James Forrest buoyed by return of Steven Fletcher
THEY say you can’t miss what you’ve never had. But when it comes to his involvement in the Scotland squad, James Forrest would beg to differ with that old adage.
Ever since the Celtic winger was first called up by Craig Levein last year, the landscape surrounding the international team has been dominated by a player most conspicuous by his absence.
It is why Forrest is both thrilled and relieved to finally make the acquaintance this week of Steven Fletcher, the Sunderland striker having patched up his differences with Levein and now ready to try and re-energise Scotland’s World Cup prospects.
Forrest, who hopes to win his eighth cap on Friday night and provide some penalty area ammunition for Fletcher against Wales, admits the saga surrounding the former Hibs and Wolves man had become tiresome for the rest of the Scotland players.
“It just dragged on a bit,” said Forrest. “Now everyone is delighted he is back in the squad and we don’t have to answer any more questions about it whenever we meet up. I’ve never played with Steven before but I’ve obviously watched him for Wolves and Sunderland over the past few years. He scores goals wherever he plays and I’m sure he will do it for Scotland too.
“Week-in and week-out he’s one of the best strikers in the English Premier League. That’s the kind of guy you want in your team. He scores with both feet and with his head and I’m looking forward to playing with him. I think all the players are delighted to have him in the squad. It keeps everyone on their toes as well. If your top players are back in the squad then the fans, the players and the coaches will all be happy with that.
“With Scott Brown and Darren Fletcher also involved again this time, we’ve got three big players back now who missed the first couple of games last month against Serbia and Macedonia. That’s a massive boost going into the next two games. It’s great timing. To be honest, I wasn’t surprised that Steven was in the squad this time. I think everyone thought he would come back at some stage and I’m just delighted that it’s now. Steven has been out for the last two years and he’s doing the business in the Premier League so it’s almost like Scotland being able to make a new signing.”
Forrest, who last month appeared as a substitute in the 0-0 stalemate against Serbia at Hampden before making his first competitive start for Scotland in the 1-1 draw with Macedonia, accepts that the performance levels in the first two Group A fixtures were sub-standard.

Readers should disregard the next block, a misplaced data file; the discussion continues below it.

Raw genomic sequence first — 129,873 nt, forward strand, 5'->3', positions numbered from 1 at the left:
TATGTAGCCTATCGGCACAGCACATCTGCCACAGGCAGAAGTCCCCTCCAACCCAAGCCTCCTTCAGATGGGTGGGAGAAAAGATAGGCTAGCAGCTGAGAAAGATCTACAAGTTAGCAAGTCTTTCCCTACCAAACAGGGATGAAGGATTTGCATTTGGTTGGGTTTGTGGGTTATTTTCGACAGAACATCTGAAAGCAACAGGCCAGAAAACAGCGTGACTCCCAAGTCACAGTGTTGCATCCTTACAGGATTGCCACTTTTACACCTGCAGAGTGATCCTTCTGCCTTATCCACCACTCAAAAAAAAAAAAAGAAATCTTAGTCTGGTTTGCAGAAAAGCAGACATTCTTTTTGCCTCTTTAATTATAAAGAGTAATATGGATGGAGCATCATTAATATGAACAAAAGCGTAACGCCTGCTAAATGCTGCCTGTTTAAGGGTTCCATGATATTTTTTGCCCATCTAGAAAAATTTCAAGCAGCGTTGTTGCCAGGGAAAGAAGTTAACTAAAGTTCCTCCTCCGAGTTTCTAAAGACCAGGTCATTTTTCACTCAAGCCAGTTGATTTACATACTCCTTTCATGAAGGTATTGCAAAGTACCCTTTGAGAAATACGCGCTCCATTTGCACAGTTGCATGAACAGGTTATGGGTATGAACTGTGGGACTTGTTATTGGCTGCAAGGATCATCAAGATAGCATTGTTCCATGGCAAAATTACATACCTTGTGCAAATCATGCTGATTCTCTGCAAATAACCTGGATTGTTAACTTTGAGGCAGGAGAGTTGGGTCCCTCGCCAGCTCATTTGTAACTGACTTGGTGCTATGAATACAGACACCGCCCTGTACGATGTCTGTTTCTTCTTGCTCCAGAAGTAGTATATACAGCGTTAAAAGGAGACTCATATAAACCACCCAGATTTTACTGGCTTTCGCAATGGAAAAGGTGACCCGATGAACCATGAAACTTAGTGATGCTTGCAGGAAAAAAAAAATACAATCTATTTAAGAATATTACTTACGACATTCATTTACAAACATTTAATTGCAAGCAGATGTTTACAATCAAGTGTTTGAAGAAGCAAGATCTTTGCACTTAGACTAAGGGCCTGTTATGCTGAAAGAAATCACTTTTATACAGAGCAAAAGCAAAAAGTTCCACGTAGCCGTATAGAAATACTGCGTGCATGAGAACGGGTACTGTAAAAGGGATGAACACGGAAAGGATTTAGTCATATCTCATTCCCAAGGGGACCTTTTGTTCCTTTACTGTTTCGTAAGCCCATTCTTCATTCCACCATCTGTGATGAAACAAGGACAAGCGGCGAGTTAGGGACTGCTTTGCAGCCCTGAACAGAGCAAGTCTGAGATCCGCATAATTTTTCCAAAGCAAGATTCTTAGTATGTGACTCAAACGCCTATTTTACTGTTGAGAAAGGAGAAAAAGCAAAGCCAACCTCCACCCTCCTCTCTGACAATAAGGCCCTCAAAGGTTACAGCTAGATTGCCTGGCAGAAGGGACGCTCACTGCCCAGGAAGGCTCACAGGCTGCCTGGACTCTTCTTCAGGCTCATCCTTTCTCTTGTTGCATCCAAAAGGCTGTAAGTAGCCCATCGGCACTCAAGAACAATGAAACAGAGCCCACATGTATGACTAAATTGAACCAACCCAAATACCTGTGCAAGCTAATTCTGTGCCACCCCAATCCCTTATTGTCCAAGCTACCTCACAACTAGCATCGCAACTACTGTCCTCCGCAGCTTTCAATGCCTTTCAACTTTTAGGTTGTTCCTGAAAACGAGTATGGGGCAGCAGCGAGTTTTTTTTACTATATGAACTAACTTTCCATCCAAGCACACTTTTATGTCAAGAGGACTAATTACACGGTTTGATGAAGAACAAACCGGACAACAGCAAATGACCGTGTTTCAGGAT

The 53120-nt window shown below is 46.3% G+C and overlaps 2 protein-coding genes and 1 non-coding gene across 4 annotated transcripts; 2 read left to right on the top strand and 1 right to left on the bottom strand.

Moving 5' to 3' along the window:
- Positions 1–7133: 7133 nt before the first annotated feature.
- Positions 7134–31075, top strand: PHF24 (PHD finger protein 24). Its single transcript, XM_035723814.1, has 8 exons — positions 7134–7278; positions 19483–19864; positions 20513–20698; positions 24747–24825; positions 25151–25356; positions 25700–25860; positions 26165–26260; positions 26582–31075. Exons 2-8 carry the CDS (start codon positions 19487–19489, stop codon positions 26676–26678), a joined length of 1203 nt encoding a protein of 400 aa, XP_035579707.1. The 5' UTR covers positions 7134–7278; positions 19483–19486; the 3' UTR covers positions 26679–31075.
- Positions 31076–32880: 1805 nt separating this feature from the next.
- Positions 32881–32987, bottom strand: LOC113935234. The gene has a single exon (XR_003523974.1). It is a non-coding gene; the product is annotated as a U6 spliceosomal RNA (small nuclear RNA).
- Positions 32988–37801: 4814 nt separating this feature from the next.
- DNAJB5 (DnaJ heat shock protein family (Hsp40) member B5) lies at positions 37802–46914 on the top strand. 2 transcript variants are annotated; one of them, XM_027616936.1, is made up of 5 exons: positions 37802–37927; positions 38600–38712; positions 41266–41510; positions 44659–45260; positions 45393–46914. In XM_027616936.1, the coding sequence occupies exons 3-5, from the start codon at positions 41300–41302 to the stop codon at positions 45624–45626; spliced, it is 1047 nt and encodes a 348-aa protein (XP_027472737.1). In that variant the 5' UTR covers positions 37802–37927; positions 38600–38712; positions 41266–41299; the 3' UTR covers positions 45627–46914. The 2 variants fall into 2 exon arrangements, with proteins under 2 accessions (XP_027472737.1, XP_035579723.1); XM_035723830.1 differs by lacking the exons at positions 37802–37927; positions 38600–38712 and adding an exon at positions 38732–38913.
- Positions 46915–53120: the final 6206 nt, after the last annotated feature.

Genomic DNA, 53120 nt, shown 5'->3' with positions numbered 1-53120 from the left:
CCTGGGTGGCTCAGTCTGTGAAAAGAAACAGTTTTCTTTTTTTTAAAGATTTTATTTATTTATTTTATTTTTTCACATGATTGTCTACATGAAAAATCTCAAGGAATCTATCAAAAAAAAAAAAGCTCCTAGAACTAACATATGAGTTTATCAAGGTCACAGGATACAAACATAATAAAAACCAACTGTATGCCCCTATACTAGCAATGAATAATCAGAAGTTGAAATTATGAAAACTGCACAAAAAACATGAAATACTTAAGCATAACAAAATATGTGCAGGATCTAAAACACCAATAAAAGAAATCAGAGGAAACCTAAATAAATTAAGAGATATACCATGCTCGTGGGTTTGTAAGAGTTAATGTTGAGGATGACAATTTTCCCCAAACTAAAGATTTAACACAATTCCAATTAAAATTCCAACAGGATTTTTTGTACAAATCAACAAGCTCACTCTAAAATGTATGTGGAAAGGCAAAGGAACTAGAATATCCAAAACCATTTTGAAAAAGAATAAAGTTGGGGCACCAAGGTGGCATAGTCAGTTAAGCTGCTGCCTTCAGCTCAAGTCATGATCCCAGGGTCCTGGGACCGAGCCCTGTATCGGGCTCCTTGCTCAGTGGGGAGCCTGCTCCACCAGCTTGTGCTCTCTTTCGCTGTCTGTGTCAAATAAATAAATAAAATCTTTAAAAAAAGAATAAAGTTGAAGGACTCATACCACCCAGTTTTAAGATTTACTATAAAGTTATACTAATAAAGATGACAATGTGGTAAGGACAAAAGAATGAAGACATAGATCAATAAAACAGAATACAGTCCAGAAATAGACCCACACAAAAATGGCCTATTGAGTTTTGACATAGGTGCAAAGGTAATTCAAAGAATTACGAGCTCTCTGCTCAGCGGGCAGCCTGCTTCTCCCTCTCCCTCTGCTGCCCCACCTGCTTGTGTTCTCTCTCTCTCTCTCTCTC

But he is confident of improvement away from home, in Cardiff on Friday and then against Belgium in Brussels next Tuesday night, when he believes Scotland can thrive away from the expectations of a Hampden crowd. He is unconcerned by Scotland’s poor record in Wales, including 3-0 and 4-0 defeats on their previous two visits to Cardiff.
“We didn’t play well in the first two games so we have these two coming up to rectify it,” said Forrest. “How important is it that the fans don’t get on our back? I think the away crowd is always different to the home crowd.
“The Tartan Army will be good in Wales and that will help us. It would give us a massive boost if we get the three points on Friday night, although after only three games you still wouldn’t be able to rule anyone out in the section.
“We are not really bothered about Wales’ situation. We are just concentrating on Scotland and trying to get as many points as we can. Should Wales be worrying about us more than we should worry about them? Aye. Those results are in the past and we are a different team now. That gives us confidence. They will be looking at our players and thinking they will have to stop us.
“I think they will know we have a good team. They will know our players and who they play for and I think it will be a good game.
“I’m looking forward to playing against my Celtic team-mates Joe Ledley and Adam Matthews. It will be strange at first, but once you get into it it will be just another game really. But I want to beat them.” Forrest is relishing the opportunity to test himself at a higher level this season, both with Celtic in the Champions League and for Scotland in the 2014 World Cup campaign.
The 21-year-old believes Celtic’s 3-2 win over Spartak Moscow in Russia last week was a timely indicator of the degree of success Scottish teams remain capable of achieving.
“I’ve got a lot of confidence after Moscow,” he said. “It was a great performance and the boys did really well out there.
“We all worked hard and we got a wee break and a good result. Does it send out a message that Scottish football isn’t as bad as some people think? I think we get a hard time, but we have got good players, Premier League players, and maybe we get criticised when we shouldn’t.
“It would obviously be another major boost for the country if Scotland can do well in these next two games and that’s what we will all be striving for.”
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Sunday 19 May 2013
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